Nearly everyone in Washington knows of Sol Duc Hot Springs, but less well known are Olympic Hot Springs, located at the end of Boulder Creek Rd., off Elwha River Road. The springs were once the site of a large resort, but today they are essentially undeveloped. A 2.5-mile trail leads to shallow rock-lined pools, where the water varies from lukewarm to 138°F. The Park Service discourages bathing and prohibits nudity (but that doesn’t stop many folks from bathing au naturel).
Take the Elwha River Trail for two miles to Humes Ranch, built in 1889 by Grant Humes, who made his living leading wilderness expeditions and by hunting and trapping game. Today his cabin is on the National Register of Historic Places.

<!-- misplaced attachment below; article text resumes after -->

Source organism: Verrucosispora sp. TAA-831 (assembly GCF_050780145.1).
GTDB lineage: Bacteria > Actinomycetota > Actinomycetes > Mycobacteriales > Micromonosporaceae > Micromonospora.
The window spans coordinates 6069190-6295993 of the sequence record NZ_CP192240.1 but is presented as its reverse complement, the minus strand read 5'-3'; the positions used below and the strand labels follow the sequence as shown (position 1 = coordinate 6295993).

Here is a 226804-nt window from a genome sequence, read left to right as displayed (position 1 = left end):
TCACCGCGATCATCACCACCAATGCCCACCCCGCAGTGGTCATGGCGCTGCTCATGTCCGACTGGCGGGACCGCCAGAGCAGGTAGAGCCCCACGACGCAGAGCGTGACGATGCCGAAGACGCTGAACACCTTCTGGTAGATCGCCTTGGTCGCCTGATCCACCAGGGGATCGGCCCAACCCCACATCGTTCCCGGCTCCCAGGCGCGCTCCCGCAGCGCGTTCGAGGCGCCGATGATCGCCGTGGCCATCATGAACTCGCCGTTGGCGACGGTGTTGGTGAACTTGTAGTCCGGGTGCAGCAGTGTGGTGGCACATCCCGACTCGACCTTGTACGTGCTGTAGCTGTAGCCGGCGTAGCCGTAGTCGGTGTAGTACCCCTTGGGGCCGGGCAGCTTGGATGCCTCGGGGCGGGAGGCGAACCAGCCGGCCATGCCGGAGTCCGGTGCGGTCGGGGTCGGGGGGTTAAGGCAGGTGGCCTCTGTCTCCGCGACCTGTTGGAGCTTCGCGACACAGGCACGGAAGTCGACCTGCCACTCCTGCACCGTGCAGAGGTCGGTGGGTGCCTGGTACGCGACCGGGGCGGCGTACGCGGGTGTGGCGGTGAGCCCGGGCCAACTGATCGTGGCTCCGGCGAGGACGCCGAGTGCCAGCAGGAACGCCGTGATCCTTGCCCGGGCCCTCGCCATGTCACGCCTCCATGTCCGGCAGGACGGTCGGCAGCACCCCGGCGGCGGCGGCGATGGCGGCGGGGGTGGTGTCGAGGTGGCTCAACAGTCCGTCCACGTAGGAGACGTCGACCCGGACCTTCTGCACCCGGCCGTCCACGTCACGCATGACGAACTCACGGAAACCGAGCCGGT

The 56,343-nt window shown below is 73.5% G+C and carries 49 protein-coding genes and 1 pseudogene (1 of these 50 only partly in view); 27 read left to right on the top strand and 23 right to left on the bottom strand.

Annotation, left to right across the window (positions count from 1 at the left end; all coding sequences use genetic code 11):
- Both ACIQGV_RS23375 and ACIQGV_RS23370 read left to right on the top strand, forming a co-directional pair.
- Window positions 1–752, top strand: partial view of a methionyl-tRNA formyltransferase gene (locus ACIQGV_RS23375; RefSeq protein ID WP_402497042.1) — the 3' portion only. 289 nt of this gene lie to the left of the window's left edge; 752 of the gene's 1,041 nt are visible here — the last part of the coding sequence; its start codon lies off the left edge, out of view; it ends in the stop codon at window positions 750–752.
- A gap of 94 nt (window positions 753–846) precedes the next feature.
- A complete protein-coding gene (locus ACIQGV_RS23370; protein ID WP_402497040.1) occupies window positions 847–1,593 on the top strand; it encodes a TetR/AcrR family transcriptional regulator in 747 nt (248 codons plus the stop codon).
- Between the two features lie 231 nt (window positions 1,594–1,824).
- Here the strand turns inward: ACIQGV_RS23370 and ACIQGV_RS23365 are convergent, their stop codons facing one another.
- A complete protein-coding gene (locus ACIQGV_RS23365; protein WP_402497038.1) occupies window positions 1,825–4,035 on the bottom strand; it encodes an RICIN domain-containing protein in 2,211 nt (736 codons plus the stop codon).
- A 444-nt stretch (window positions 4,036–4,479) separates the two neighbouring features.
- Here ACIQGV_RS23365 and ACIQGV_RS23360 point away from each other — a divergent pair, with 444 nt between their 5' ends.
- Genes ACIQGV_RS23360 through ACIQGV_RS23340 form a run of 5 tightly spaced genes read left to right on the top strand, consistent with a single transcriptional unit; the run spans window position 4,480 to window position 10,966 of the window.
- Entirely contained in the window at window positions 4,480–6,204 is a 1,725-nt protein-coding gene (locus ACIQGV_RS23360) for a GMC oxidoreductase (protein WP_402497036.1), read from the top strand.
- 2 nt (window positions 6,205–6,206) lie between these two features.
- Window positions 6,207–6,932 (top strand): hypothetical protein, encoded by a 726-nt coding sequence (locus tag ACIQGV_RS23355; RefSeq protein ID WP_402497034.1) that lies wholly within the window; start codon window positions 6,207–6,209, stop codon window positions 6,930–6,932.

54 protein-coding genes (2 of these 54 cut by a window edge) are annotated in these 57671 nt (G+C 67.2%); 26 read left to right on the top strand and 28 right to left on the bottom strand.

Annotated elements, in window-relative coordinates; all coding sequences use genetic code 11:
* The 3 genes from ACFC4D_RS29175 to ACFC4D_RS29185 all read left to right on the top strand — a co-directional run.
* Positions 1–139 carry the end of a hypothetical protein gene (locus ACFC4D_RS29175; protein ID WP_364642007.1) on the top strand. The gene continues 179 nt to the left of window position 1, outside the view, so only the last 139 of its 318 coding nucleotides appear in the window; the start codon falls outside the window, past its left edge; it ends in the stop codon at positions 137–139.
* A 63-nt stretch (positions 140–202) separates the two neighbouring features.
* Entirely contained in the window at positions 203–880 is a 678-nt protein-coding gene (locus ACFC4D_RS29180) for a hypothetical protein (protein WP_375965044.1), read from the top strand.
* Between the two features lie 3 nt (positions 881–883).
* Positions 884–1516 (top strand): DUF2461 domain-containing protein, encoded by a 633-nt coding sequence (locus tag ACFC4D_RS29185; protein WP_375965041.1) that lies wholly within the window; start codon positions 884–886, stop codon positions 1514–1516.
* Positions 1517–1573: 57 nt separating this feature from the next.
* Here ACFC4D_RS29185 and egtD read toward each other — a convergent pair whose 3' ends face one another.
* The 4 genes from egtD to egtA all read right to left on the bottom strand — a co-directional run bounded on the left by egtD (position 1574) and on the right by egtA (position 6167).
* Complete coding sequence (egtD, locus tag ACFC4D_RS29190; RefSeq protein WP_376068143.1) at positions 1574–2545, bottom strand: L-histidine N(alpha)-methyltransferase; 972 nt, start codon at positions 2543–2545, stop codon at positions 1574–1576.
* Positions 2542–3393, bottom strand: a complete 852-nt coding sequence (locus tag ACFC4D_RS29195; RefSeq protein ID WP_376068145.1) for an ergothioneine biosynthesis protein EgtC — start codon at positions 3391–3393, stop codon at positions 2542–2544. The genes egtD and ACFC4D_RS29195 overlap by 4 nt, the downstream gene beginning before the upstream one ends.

When a day hike is not enough, a number of hiking trails head into the backcountry from the Elwha area, and a variety of short and long hikes are available, including an across-the-park route that follows the Elwha Trail to Low Divide and then drops down to Quinault Lake on the North Quinault Trail, a distance of 44 miles.
For a north–south 44-mile trek, start at Lake Mills near Elwha on the Elwha River Trail. The trail runs 27.5 miles until it links up at Low Divide with the North Fork Trail, which follows the North Fork Quinault River until you reach the North Fork Ranger Station near Lake Quinault. You’ll be hiking the route of James Halbold Christie, leader of the Seattle Press expedition across the then-unexplored Olympic Peninsula. It took Christie and his party six months and one black bear to complete the route in 1890; it should take you only four days and a packful of gorp.
© Ericka Chickowski from Moon Washington, 8th edition